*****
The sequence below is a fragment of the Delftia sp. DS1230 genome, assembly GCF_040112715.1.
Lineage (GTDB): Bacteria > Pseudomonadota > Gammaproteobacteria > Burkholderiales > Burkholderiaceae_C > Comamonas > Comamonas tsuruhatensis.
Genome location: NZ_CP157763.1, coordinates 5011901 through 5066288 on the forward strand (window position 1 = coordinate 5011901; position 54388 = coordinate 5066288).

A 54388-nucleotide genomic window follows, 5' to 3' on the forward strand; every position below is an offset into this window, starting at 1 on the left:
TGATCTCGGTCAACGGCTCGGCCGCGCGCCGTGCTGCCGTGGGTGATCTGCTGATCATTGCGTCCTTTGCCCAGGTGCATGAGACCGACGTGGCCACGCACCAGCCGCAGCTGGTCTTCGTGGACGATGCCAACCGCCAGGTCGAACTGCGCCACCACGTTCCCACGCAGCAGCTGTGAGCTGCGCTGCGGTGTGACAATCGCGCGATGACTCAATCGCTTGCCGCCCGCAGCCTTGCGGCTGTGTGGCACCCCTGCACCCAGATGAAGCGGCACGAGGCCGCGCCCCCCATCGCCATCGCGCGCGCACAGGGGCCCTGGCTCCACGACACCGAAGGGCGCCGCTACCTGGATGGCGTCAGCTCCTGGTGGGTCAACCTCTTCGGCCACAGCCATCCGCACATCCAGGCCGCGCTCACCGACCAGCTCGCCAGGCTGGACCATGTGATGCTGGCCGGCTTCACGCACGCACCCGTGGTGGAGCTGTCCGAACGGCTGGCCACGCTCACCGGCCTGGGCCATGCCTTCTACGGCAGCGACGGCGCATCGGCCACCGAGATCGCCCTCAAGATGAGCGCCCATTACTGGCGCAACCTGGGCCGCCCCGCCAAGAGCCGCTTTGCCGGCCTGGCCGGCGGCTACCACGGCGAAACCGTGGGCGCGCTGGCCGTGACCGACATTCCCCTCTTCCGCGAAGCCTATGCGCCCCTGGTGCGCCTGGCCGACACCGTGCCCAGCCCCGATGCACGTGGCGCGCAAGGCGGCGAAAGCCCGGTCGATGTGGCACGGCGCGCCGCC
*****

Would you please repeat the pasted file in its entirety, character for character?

The sequence below is a fragment of the Delftia sp. DS1230 genome, assembly GCF_040112715.1.
Lineage (GTDB): Bacteria > Pseudomonadota > Gammaproteobacteria > Burkholderiales > Burkholderiaceae_C > Comamonas > Comamonas tsuruhatensis.
Genome location: NZ_CP157763.1, coordinates 5011901 through 5066288 on the forward strand (window position 1 = coordinate 5011901; position 54388 = coordinate 5066288).

A 54388-nucleotide genomic window follows, 5' to 3' on the forward strand; every position below is an offset into this window, starting at 1 on the left:
TGATCTCGGTCAACGGCTCGGCCGCGCGCCGTGCTGCCGTGGGTGATCTGCTGATCATTGCGTCCTTTGCCCAGGTGCATGAGACCGACGTGGCCACGCACCAGCCGCAGCTGGTCTTCGTGGACGATGCCAACCGCCAGGTCGAACTGCGCCACCACGTTCCCACGCAGCAGCTGTGAGCTGCGCTGCGGTGTGACAATCGCGCGATGACTCAATCGCTTGCCGCCCGCAGCCTTGCGGCTGTGTGGCACCCCTGCACCCAGATGAAGCGGCACGAGGCCGCGCCCCCCATCGCCATCGCGCGCGCACAGGGGCCCTGGCTCCACGACACCGAAGGGCGCCGCTACCTGGATGGCGTCAGCTCCTGGTGGGTCAACCTCTTCGGCCACAGCCATCCGCACATCCAGGCCGCGCTCACCGACCAGCTCGCCAGGCTGGACCATGTGATGCTGGCCGGCTTCACGCACGCACCCGTGGTGGAGCTGTCCGAACGGCTGGCCACGCTCACCGGCCTGGGCCATGCCTTCTACGGCAGCGACGGCGCATCGGCCACCGAGATCGCCCTCAAGATGAGCGCCCATTACTGGCGCAACCTGGGCCGCCCCGCCAAGAGCCGCTTTGCCGGCCTGGCCGGCGGCTACCACGGCGAAACCGTGGGCGCGCTGGCCGTGACCGACATTCCCCTCTTCCGCGAAGCCTATGCGCCCCTGGTGCGCCTGGCCGACACCGTGCCCAGCCCCGATGCACGTGGCGCGCAAGGCGGCGAAAGCCCGGTCGATGTGGCACGGCGCGCCGCC